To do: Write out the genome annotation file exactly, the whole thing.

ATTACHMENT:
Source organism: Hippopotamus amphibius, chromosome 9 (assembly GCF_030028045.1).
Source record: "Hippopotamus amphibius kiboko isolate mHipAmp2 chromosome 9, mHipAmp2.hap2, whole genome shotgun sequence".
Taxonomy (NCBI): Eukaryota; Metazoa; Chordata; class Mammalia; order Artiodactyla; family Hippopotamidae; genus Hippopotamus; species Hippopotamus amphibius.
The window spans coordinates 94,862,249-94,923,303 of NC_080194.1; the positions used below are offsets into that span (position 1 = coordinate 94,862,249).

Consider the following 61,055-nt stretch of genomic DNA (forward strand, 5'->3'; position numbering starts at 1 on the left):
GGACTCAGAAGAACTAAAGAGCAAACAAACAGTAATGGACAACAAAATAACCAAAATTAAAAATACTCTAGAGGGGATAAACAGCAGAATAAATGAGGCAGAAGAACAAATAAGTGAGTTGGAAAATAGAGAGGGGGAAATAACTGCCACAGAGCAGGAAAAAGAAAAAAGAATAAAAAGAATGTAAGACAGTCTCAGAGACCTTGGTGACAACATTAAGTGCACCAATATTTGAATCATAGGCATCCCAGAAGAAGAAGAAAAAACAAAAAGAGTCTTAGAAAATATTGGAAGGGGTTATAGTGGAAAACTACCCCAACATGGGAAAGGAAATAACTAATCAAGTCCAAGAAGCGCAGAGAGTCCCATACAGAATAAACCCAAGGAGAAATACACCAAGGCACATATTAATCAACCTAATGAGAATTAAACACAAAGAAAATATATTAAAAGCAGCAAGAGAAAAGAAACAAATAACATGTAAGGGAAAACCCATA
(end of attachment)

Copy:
Source organism: Hippopotamus amphibius, chromosome 9 (assembly GCF_030028045.1).
Source record: "Hippopotamus amphibius kiboko isolate mHipAmp2 chromosome 9, mHipAmp2.hap2, whole genome shotgun sequence".
Taxonomy (NCBI): Eukaryota; Metazoa; Chordata; class Mammalia; order Artiodactyla; family Hippopotamidae; genus Hippopotamus; species Hippopotamus amphibius.
The window spans coordinates 94,862,249-94,923,303 of NC_080194.1; the positions used below are offsets into that span (position 1 = coordinate 94,862,249).

Consider the following 61,055-nt stretch of genomic DNA (forward strand, 5'->3'; position numbering starts at 1 on the left):
GGACTCAGAAGAACTAAAGAGCAAACAAACAGTAATGGACAACAAAATAACCAAAATTAAAAATACTCTAGAGGGGATAAACAGCAGAATAAATGAGGCAGAAGAACAAATAAGTGAGTTGGAAAATAGAGAGGGGGAAATAACTGCCACAGAGCAGGAAAAAGAAAAAAGAATAAAAAGAATGTAAGACAGTCTCAGAGACCTTGGTGACAACATTAAGTGCACCAATATTTGAATCATAGGCATCCCAGAAGAAGAAGAAAAAACAAAAAGAGTCTTAGAAAATATTGGAAGGGGTTATAGTGGAAAACTACCCCAACATGGGAAAGGAAATAACTAATCAAGTCCAAGAAGCGCAGAGAGTCCCATACAGAATAAACCCAAGGAGAAATACACCAAGGCACATATTAATCAACCTAATGAGAATTAAACACAAAGAAAATATATTAAAAGCAGCAAGAGAAAAGAAACAAATAACATGTAAGGGAAAACCCATA